Posted by Jonathan Maus (Publisher/Editor) on November 7th, 2008 at 10:55 am
Larry O’Dea, Captain of the Portland Police Bureau’s Traffic Division, announced in an email yesterday that he has been promoted to Assistant Chief. O’Dea will begin his new assignment working with Chief Rosie Sizer effective next Thursday and current Lieutenant Bryan Parman will be the acting Captain until a replacement is named.
“When a replacement captain is selected, it will be someone that… will continue to support the city’s multi-modal transportation vision and recognizes our role in helping to achieve it.”
— outgoing Captain Larry O’Dea
O’Dea has been at the Traffic Division for less than a year. Back in January, he and Lieutenant Bryan Parman replaced former Captain Vince Jarmer and former Lieutenant Mark Kruger.
The Traffic Division is the most important part of the Bureau for bike-related issues. They write 80% of traffic tickets, they conduct targeted enforcement actions, investigate bike crashes, they escort bike parades, and generally have a lot of contact with the community.
O’Dea’s departure after such a short tenure, continues a troubling trend at the Traffic Division. Once a replacement is named, it will be the sixth leader of the division in just over three years. This rotating door brings with it differing leadership styles and enforcement philosophies which can make it difficult for the community, advocates, and traffic safety staff at PDOT to maintain momentum and build lasting relationships and programs.
Thankfully, showing the communication and leadership skills that made him such an effective captain, O’Dea addressed that concern in his statement (something I haven’t seen any other outgoing captain do):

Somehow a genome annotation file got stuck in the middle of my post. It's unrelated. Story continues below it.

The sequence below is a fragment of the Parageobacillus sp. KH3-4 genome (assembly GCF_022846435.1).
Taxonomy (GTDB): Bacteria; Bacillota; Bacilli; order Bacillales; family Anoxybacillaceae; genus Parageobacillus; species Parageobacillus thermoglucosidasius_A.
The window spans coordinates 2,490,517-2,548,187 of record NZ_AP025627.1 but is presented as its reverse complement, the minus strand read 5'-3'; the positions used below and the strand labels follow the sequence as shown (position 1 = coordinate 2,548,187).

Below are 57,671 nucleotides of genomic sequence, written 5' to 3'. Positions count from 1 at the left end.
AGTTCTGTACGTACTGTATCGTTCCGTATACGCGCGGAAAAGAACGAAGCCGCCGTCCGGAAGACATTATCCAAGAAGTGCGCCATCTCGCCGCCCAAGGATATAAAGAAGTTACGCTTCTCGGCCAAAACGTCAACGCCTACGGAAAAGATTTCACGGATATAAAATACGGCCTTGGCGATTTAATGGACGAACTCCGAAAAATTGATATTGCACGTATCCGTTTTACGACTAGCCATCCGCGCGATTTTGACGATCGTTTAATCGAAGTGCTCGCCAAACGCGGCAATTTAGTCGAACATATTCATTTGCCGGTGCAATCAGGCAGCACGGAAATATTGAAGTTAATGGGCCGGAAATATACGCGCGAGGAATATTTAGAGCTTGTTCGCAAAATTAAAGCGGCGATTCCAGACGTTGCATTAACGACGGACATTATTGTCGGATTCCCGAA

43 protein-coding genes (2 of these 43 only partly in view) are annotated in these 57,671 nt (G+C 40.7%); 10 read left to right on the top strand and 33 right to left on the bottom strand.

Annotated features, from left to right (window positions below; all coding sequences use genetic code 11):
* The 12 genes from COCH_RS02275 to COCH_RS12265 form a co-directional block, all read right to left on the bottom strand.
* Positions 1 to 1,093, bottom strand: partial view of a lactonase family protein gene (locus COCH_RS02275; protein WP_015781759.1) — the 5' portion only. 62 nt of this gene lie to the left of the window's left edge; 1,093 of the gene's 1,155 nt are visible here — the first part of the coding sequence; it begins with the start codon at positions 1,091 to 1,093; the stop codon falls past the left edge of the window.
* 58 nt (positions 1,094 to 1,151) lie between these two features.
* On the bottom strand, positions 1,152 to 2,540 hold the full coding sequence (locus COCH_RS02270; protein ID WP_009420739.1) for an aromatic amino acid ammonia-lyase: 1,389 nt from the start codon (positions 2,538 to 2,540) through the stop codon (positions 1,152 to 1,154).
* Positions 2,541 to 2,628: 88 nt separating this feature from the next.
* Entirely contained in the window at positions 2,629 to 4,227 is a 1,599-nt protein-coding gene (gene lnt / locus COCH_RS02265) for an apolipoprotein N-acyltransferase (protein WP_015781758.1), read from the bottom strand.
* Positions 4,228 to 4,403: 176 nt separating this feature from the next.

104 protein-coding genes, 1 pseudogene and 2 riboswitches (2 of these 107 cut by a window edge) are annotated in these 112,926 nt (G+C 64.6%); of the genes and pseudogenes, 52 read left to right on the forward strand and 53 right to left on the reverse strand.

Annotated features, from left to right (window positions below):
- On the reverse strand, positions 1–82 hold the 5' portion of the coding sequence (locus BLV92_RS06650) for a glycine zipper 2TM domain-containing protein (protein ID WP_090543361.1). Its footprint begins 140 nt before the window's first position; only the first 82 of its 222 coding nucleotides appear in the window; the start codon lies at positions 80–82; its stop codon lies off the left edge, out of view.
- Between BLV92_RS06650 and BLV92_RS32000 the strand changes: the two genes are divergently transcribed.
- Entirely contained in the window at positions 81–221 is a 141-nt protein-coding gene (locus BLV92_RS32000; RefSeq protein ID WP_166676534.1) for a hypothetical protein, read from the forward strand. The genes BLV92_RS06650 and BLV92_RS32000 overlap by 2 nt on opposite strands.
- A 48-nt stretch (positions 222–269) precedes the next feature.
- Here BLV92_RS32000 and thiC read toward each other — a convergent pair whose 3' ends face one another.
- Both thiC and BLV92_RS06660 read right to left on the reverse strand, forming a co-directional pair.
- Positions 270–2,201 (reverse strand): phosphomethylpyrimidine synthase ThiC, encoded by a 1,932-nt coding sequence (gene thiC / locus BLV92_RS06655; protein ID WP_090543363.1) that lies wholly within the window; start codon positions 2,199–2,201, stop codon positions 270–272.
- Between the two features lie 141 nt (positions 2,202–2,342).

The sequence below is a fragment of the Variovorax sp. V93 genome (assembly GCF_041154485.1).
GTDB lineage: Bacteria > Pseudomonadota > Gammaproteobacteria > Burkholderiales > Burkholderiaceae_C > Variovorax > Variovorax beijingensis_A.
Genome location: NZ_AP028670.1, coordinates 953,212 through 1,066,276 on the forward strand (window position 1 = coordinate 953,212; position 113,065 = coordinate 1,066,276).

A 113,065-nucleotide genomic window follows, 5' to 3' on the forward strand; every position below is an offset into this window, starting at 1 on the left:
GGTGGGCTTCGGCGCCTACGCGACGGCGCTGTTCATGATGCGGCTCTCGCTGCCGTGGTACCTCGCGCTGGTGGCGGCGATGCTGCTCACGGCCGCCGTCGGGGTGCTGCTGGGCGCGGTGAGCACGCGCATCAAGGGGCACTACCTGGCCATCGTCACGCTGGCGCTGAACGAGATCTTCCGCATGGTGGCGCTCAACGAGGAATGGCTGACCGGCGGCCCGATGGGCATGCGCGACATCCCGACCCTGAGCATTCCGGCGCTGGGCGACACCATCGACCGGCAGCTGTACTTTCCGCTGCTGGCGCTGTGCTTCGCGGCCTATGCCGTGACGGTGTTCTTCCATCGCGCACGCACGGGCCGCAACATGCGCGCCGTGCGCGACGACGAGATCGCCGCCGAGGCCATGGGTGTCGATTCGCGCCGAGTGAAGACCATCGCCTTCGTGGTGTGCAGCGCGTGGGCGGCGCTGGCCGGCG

I know in the past that there has been a problem during command changes at the Traffic Division with momentum lost in projects and differing philosophies emerging. I want to reassure you that this won’t happen with this change. We have made great progress in the last year and we are committed to continuing on in the positive and collaborative direction we have started.
Berg (middle), and Chief Rosie Sizer
at the Platinum award announcement.
(Photo � J. Maus)
Having someone like O’Dea as Assistant Chief is exciting for our city, but it’s bittersweet for those of us who worked with O’Dea.
At Traffic, he (and Lt. Parman) ushered in a new era of cooperation and collaboration. They calmed a storm of acrimony that existed between the Traffic Division and the community following three tumultuous months of outcry after our tragedies last October.
O’Dea and Parman were very well-liked in the community and they showed a commitment to improving traffic safety and a sincerity in forging productive relationships that I haven’t experienced since I’ve been covering the bureau.
Under O’Dea’s watch, the Traffic Division has made huge strides in our community. O’Dea spearheaded a bike law working group that has created a Community Policing Agreement and either he and/or Parman attend monthly PDOT Bicycle Advisory Committee meetings (even when there’s nothing about cops on the agenda). O’Dea also decided to bring back the free bike light program that was dropped by his predecessor. Also during O’Dea’s tenure, Officer Robert Pickett (a regular commenter and contributor on BikePortland.org) assumed the role of official liaison to the community on bike issues. Just a few weeks after O’Dea came to the Traffic Division, Chief Sizer instituted a new directive that lowered the injury threshold for crash investigations for vulnerable roadway users.
Those are just some examples of the important progress that has been made in the past year.
Now, our thoughts turn to O’Dea’s replacement. Hopefully, the leadership style pendulum doesn’t swing too far and leave us back at square one. Luckily, again, this concern is already on O’Dea’s radar. In his statement, he wrote that when a replacement captain is selected, it will be someone that he, the Chief, and Lieutenant Parman, “believe will continue to support the city’s multi-modal transportation vision and recognizes our role in helping to achieve it.”